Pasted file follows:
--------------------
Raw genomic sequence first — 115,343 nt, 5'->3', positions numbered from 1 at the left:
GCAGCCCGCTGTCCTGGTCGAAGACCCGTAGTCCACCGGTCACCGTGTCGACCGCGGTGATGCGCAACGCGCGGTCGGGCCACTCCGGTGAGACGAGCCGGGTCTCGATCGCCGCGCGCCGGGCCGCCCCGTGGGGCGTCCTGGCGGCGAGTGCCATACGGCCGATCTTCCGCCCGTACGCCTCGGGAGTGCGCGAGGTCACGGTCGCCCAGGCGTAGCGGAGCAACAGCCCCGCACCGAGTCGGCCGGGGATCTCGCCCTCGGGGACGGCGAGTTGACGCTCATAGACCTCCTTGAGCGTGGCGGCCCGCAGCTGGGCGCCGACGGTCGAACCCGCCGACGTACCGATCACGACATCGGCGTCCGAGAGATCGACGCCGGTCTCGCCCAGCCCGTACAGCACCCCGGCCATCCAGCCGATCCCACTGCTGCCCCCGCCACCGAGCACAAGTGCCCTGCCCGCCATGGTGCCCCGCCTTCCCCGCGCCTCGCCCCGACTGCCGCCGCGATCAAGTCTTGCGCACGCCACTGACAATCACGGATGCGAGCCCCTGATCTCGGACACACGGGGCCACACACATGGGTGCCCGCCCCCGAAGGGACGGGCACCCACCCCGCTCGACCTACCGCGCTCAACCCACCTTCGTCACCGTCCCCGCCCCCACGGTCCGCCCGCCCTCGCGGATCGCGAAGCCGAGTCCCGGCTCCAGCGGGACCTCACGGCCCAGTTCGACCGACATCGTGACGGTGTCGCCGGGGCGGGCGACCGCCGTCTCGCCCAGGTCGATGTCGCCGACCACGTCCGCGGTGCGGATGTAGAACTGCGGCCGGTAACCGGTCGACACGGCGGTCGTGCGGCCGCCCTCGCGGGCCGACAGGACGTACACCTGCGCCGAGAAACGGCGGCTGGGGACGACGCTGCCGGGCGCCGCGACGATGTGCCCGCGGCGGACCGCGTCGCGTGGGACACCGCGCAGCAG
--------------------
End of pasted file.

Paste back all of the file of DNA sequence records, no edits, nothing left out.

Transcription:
Raw genomic sequence first — 115,343 nt, 5'->3', positions numbered from 1 at the left:
GCAGCCCGCTGTCCTGGTCGAAGACCCGTAGTCCACCGGTCACCGTGTCGACCGCGGTGATGCGCAACGCGCGGTCGGGCCACTCCGGTGAGACGAGCCGGGTCTCGATCGCCGCGCGCCGGGCCGCCCCGTGGGGCGTCCTGGCGGCGAGTGCCATACGGCCGATCTTCCGCCCGTACGCCTCGGGAGTGCGCGAGGTCACGGTCGCCCAGGCGTAGCGGAGCAACAGCCCCGCACCGAGTCGGCCGGGGATCTCGCCCTCGGGGACGGCGAGTTGACGCTCATAGACCTCCTTGAGCGTGGCGGCCCGCAGCTGGGCGCCGACGGTCGAACCCGCCGACGTACCGATCACGACATCGGCGTCCGAGAGATCGACGCCGGTCTCGCCCAGCCCGTACAGCACCCCGGCCATCCAGCCGATCCCACTGCTGCCCCCGCCACCGAGCACAAGTGCCCTGCCCGCCATGGTGCCCCGCCTTCCCCGCGCCTCGCCCCGACTGCCGCCGCGATCAAGTCTTGCGCACGCCACTGACAATCACGGATGCGAGCCCCTGATCTCGGACACACGGGGCCACACACATGGGTGCCCGCCCCCGAAGGGACGGGCACCCACCCCGCTCGACCTACCGCGCTCAACCCACCTTCGTCACCGTCCCCGCCCCCACGGTCCGCCCGCCCTCGCGGATCGCGAAGCCGAGTCCCGGCTCCAGCGGGACCTCACGGCCCAGTTCGACCGACATCGTGACGGTGTCGCCGGGGCGGGCGACCGCCGTCTCGCCCAGGTCGATGTCGCCGACCACGTCCGCGGTGCGGATGTAGAACTGCGGCCGGTAACCGGTCGACACGGCGGTCGTGCGGCCGCCCTCGCGGGCCGACAGGACGTACACCTGCGCCGAGAAACGGCGGCTGGGGACGACGCTGCCGGGCGCCGCGACGATGTGCCCGCGGCGGACCGCGTCGCGTGGGACACCGCGCAGCAG